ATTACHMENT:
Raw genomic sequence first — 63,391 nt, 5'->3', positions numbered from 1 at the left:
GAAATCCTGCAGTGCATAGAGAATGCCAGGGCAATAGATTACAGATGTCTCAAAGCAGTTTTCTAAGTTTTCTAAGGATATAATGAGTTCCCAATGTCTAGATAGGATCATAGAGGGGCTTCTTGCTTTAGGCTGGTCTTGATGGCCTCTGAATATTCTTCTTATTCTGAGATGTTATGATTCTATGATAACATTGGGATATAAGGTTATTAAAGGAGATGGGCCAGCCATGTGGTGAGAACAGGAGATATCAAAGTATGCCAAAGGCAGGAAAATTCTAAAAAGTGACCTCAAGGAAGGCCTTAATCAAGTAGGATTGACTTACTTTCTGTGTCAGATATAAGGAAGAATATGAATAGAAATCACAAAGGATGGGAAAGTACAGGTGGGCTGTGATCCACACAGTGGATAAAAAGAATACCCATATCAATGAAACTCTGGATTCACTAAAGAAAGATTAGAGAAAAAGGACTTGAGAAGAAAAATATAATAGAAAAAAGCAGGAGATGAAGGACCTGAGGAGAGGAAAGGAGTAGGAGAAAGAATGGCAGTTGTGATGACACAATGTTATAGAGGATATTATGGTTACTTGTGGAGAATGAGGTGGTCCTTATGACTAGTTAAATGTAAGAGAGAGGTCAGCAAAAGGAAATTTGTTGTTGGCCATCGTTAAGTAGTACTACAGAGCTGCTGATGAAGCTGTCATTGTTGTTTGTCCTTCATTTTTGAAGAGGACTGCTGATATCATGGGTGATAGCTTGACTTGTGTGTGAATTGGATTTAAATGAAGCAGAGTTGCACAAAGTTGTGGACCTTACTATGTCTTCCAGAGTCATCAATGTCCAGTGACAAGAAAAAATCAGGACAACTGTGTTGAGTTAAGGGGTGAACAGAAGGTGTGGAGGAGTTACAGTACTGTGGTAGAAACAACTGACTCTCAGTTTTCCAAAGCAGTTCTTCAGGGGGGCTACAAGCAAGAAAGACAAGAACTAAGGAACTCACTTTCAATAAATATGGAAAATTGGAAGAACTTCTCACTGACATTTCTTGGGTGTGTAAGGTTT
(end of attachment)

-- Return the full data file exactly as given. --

Raw genomic sequence first — 63,391 nt, 5'->3', positions numbered from 1 at the left:
GAAATCCTGCAGTGCATAGAGAATGCCAGGGCAATAGATTACAGATGTCTCAAAGCAGTTTTCTAAGTTTTCTAAGGATATAATGAGTTCCCAATGTCTAGATAGGATCATAGAGGGGCTTCTTGCTTTAGGCTGGTCTTGATGGCCTCTGAATATTCTTCTTATTCTGAGATGTTATGATTCTATGATAACATTGGGATATAAGGTTATTAAAGGAGATGGGCCAGCCATGTGGTGAGAACAGGAGATATCAAAGTATGCCAAAGGCAGGAAAATTCTAAAAAGTGACCTCAAGGAAGGCCTTAATCAAGTAGGATTGACTTACTTTCTGTGTCAGATATAAGGAAGAATATGAATAGAAATCACAAAGGATGGGAAAGTACAGGTGGGCTGTGATCCACACAGTGGATAAAAAGAATACCCATATCAATGAAACTCTGGATTCACTAAAGAAAGATTAGAGAAAAAGGACTTGAGAAGAAAAATATAATAGAAAAAAGCAGGAGATGAAGGACCTGAGGAGAGGAAAGGAGTAGGAGAAAGAATGGCAGTTGTGATGACACAATGTTATAGAGGATATTATGGTTACTTGTGGAGAATGAGGTGGTCCTTATGACTAGTTAAATGTAAGAGAGAGGTCAGCAAAAGGAAATTTGTTGTTGGCCATCGTTAAGTAGTACTACAGAGCTGCTGATGAAGCTGTCATTGTTGTTTGTCCTTCATTTTTGAAGAGGACTGCTGATATCATGGGTGATAGCTTGACTTGTGTGTGAATTGGATTTAAATGAAGCAGAGTTGCACAAAGTTGTGGACCTTACTATGTCTTCCAGAGTCATCAATGTCCAGTGACAAGAAAAAATCAGGACAACTGTGTTGAGTTAAGGGGTGAACAGAAGGTGTGGAGGAGTTACAGTACTGTGGTAGAAACAACTGACTCTCAGTTTTCCAAAGCAGTTCTTCAGGGGGGCTACAAGCAAGAAAGACAAGAACTAAGGAACTCACTTTCAATAAATATGGAAAATTGGAAGAACTTCTCACTGACATTTCTTGGGTGTGTAAGGTTT